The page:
Barcelona president Josep Maria Bartomeu has played down suggestions that next week’s El Clasico will be postponed again.
An unsolicited drone entered the Camp Nou during Saturday’s La Liga clash between the Blaugrana and Real Mallorca, with Marca saying it created fresh concerns over security for Spanish football’s highest profile match.
Catalan separatist organisation Tsunami Democratic are planning widespread disruption for the rescheduled El Clasico date.
“El Clasico will be played. It will not be postponed again,” Bartomeu explained, as quoted by Diario Sport.
“It is the responsibility of all of us to ensure it is played. The Camp Nou is a space of free expression. We are living a complicated moment, but everything is compatible with the practice of football if it is peaceful.
“Barcelona are preparing for this game as normal. I would tell everyone to come to Camp Nou as usual, with friends, with family.”
The match had been scheduled to be played at Barcelona’s Camp Nou stadium on 26 October but due to the current volatility of the Catalan political situation, La Liga asked that the game be reversed to Real Madrid’s Santiago Bernabeu stadium.
That proposal was rejected by both clubs involved and with such a fluid period of unrest in Catalonia, the match was instead pushed back to 18 December.
There are fears that a high-level demonstration could take place on the day of the rescheduled game following this new statement.
“Tsunami Democratic is aware of the importance of the game between Barcelona and Real Madrid for fans of the sport,” Tsunami Democratic said in a statement.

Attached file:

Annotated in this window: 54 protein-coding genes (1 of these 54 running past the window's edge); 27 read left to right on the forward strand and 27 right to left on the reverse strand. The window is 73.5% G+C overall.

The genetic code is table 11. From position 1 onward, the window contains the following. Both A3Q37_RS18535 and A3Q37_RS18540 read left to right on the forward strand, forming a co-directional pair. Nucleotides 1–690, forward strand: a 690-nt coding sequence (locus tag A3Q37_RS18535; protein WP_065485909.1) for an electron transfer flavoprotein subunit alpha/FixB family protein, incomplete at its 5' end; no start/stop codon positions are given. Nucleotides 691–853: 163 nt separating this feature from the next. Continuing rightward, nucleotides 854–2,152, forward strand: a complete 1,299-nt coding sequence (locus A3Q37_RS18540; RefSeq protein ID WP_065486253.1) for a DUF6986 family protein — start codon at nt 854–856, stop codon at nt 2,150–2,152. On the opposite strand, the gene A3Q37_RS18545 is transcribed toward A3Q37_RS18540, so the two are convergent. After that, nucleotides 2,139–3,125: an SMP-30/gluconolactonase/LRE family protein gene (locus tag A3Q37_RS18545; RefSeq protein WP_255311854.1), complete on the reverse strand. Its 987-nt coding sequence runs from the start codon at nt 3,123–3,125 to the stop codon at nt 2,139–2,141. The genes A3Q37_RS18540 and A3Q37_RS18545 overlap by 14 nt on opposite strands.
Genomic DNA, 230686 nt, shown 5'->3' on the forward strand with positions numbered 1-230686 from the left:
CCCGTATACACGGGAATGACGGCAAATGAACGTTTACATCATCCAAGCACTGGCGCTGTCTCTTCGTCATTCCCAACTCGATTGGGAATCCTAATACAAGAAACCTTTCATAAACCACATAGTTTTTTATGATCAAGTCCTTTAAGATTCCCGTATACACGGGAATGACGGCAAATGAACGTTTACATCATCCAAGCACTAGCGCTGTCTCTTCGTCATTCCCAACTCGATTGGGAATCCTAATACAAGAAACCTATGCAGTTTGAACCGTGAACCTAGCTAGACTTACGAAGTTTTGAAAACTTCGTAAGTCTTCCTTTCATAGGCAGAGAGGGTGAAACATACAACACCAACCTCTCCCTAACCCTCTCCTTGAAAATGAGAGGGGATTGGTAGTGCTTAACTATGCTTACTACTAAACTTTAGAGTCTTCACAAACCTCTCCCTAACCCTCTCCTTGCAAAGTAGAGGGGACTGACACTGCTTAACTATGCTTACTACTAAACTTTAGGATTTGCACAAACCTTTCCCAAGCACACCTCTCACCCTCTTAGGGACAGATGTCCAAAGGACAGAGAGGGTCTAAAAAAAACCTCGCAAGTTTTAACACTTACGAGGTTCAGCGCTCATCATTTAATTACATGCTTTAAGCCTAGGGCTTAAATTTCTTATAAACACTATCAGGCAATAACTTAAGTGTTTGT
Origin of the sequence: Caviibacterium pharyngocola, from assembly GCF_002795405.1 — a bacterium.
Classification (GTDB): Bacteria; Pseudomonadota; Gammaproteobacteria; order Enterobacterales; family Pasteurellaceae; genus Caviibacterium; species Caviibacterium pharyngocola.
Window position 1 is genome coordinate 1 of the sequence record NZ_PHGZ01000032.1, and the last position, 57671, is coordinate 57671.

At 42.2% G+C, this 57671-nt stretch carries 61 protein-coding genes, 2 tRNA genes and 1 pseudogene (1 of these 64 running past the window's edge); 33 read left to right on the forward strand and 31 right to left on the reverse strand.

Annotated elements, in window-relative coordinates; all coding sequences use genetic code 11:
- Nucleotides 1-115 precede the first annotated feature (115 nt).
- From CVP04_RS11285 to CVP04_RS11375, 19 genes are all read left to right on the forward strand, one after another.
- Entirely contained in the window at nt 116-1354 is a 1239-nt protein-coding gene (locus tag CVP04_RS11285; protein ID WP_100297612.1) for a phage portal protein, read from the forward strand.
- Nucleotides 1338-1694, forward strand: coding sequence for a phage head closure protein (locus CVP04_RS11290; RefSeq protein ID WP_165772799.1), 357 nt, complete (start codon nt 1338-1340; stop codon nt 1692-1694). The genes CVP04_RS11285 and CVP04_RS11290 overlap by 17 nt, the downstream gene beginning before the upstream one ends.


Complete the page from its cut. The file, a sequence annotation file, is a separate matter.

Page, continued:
“But this is an exceptional political situation. With people jailed, exiled and without [the right] to self-determination or their fundamental rights, there is no normality.
“Everyone must understand that all parties need to sit down and talk about freedom, fundamental rights and the right to self-determination in Catalonia.
“We call for a day of mobilisation on Dec. 18 and call on all citizens to reserve that date and come to Barcelona.”
Spain's Supreme Court sentenced nine Catalan separatist leaders to between nine and 13 years in prison for sedition over their role in an independence referendum in 2017.
Oriol Junqueras – the former vice-president of Catalonia and the highest-ranking pro-independence leader on trial – was handed the longest sentence of 13 years for sedition and misuse of public funds.
The prosecution had sought up to 25 years in prison for Junqueras but he, alongside the eight others, were cleared of a more serious charge of rebellion.
Following the court's verdict, Catalan independence supporters marched in Barcelona displaying banners that read "free political prisoners" while urging others to "take to the streets".